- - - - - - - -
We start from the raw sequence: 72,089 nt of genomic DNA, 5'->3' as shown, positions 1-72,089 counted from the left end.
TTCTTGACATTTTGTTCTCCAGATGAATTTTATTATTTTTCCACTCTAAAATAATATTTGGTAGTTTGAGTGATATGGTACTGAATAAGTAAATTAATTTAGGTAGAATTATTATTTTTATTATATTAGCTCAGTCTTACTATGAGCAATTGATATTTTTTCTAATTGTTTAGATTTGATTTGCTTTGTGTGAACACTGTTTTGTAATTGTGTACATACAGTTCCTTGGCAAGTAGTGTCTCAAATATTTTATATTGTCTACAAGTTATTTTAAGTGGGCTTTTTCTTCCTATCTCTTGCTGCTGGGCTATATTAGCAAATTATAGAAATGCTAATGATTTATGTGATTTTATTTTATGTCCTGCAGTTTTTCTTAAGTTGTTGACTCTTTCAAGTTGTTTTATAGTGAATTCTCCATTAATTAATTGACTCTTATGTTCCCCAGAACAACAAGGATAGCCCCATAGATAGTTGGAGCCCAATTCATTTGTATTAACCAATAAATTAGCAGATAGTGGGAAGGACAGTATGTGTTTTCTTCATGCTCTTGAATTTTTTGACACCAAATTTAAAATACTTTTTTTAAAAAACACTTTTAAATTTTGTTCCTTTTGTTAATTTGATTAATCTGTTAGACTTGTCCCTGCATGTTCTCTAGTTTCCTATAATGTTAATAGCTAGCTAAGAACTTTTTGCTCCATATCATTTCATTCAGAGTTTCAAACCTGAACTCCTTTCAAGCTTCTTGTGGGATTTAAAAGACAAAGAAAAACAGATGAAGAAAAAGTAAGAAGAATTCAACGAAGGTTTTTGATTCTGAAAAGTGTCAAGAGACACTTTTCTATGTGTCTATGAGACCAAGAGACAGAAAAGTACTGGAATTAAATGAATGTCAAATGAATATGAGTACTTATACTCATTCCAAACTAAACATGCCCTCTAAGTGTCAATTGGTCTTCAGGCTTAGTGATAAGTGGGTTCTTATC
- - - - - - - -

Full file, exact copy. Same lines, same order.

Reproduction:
We start from the raw sequence: 72,089 nt of genomic DNA, 5'->3' as shown, positions 1-72,089 counted from the left end.
TTCTTGACATTTTGTTCTCCAGATGAATTTTATTATTTTTCCACTCTAAAATAATATTTGGTAGTTTGAGTGATATGGTACTGAATAAGTAAATTAATTTAGGTAGAATTATTATTTTTATTATATTAGCTCAGTCTTACTATGAGCAATTGATATTTTTTCTAATTGTTTAGATTTGATTTGCTTTGTGTGAACACTGTTTTGTAATTGTGTACATACAGTTCCTTGGCAAGTAGTGTCTCAAATATTTTATATTGTCTACAAGTTATTTTAAGTGGGCTTTTTCTTCCTATCTCTTGCTGCTGGGCTATATTAGCAAATTATAGAAATGCTAATGATTTATGTGATTTTATTTTATGTCCTGCAGTTTTTCTTAAGTTGTTGACTCTTTCAAGTTGTTTTATAGTGAATTCTCCATTAATTAATTGACTCTTATGTTCCCCAGAACAACAAGGATAGCCCCATAGATAGTTGGAGCCCAATTCATTTGTATTAACCAATAAATTAGCAGATAGTGGGAAGGACAGTATGTGTTTTCTTCATGCTCTTGAATTTTTTGACACCAAATTTAAAATACTTTTTTTAAAAAACACTTTTAAATTTTGTTCCTTTTGTTAATTTGATTAATCTGTTAGACTTGTCCCTGCATGTTCTCTAGTTTCCTATAATGTTAATAGCTAGCTAAGAACTTTTTGCTCCATATCATTTCATTCAGAGTTTCAAACCTGAACTCCTTTCAAGCTTCTTGTGGGATTTAAAAGACAAAGAAAAACAGATGAAGAAAAAGTAAGAAGAATTCAACGAAGGTTTTTGATTCTGAAAAGTGTCAAGAGACACTTTTCTATGTGTCTATGAGACCAAGAGACAGAAAAGTACTGGAATTAAATGAATGTCAAATGAATATGAGTACTTATACTCATTCCAAACTAAACATGCCCTCTAAGTGTCAATTGGTCTTCAGGCTTAGTGATAAGTGGGTTCTTATC